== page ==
I’ve added a few Mercedes-specific items, like a lug bolt guide tool to help with tire changing, some of the odd “festoon” light bulbs used in interior lamps, and the unusual ceramic fuses, plus a quart of oil. With the addition of my well-stocked Airstream kit bag, I can pretty much disassemble and reassemble half the car, and that should be much more than I’ll ever use on this trip.  In fact, I will be surprised if any of the tools come out of the trunk at all.  I’m just being overly cautious.

One of the fun bits is that I will be running the car on biodiesel for at least the first half of the trip.  Biodiesel is amazing stuff.  It’s made from vegetable oil, so it’s almost carbon-neutral.  Running B20 (20% biodiesel, 80% dino diesel) cuts most pollutants in the exhaust considerably, which is nice since this is a 1984-era car that isn’t nearly as clean as my 2009 version diesel with the built-in chemical processing plant.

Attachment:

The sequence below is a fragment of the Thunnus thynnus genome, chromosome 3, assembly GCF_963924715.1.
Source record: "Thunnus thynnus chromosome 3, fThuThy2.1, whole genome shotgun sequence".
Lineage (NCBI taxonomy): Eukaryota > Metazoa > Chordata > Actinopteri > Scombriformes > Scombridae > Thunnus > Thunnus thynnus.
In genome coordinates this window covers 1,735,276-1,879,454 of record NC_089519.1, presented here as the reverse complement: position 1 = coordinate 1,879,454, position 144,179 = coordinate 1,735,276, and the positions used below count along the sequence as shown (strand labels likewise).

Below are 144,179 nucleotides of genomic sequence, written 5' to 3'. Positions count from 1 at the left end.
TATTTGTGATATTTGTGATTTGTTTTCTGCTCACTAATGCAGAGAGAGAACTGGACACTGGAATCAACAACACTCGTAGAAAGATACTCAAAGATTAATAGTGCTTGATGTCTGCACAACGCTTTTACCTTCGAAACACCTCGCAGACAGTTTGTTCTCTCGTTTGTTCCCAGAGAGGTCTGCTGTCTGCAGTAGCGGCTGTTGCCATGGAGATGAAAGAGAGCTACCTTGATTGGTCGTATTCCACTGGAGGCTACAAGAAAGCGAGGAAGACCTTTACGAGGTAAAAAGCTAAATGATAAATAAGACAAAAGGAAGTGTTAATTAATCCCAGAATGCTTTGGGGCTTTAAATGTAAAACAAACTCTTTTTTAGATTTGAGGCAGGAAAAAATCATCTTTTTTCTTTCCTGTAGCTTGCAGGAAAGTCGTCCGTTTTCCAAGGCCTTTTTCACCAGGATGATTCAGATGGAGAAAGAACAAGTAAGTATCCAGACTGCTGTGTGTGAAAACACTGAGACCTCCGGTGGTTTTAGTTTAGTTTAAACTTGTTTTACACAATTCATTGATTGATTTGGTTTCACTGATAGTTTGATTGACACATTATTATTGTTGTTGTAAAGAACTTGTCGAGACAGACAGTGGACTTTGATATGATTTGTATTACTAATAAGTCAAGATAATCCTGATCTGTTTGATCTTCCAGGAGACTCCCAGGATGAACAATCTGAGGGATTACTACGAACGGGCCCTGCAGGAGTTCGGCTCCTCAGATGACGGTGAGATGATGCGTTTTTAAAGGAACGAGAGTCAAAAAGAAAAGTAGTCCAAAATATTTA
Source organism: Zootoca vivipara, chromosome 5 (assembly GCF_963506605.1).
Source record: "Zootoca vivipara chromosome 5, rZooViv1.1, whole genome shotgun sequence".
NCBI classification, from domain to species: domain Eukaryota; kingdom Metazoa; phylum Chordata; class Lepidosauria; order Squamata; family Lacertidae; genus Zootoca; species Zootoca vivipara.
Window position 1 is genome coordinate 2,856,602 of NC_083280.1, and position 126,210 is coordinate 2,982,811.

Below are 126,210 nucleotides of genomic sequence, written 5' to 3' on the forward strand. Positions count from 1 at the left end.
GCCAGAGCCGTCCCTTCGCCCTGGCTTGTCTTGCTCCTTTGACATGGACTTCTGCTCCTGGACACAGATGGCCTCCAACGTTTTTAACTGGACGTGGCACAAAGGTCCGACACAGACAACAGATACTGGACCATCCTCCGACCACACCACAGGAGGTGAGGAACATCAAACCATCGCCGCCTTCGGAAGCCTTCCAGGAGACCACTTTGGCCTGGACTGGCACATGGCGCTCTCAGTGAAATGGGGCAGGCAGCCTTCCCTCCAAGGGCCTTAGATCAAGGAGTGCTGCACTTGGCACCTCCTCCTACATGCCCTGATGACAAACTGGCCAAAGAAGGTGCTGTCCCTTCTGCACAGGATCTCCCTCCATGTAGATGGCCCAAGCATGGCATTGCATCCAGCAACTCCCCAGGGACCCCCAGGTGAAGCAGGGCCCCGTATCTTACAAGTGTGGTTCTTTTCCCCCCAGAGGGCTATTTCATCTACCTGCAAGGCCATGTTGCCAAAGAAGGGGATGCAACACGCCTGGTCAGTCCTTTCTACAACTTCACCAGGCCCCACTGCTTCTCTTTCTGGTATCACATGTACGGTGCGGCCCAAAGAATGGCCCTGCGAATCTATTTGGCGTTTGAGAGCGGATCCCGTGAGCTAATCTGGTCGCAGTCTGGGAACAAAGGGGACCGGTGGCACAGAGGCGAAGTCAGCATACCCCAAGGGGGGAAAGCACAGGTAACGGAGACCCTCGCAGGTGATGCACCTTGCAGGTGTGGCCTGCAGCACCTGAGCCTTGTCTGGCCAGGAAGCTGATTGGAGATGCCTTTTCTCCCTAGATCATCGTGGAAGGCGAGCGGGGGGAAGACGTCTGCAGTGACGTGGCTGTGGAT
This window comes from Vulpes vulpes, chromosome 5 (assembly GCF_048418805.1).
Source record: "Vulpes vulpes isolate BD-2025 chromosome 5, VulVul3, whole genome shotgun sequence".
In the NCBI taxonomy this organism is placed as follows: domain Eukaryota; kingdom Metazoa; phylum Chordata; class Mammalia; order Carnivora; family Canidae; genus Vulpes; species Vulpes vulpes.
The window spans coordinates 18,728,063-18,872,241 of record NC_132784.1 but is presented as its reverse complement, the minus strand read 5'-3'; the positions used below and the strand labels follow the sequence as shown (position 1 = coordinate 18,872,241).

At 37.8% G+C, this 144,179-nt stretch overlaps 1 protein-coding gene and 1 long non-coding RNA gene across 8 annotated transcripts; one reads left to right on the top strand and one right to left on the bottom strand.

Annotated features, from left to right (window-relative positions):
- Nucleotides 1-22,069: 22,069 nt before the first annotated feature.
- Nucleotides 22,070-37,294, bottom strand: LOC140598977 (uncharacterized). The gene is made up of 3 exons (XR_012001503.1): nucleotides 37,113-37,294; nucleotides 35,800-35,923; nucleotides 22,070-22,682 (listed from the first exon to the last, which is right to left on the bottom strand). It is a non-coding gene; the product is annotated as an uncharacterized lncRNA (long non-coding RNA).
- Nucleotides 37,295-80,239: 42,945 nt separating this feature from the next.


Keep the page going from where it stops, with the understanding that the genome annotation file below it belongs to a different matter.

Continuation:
Biodiesel is biodegradable and completely non-toxic, so spills or human contact are not much of a problem.  It makes the car run a little quieter, cleans out the fuel system (because it is a solvent), and — best of all — it makes the exhaust smell like vegetable oil (reminds me of making popcorn). The only problems I’ve found is that 100% biodiesel is a bit expensive, currently $3.94 per gallon in Tucson, and  it will require me to replace the rubber fuel lines soon with a different type that isn’t degraded by contact with it.

Well, there’s one other problem, too:  I haven’t been yet able find a reliable source for biodiesel in Palm Springs, so on the way back we’ll have to run dino-diesel.  (UPDATE:  I got the new biodiesel-compatible fuel hoses and am talking to California biodiesel producers about how I might get a refill near Palm Springs.)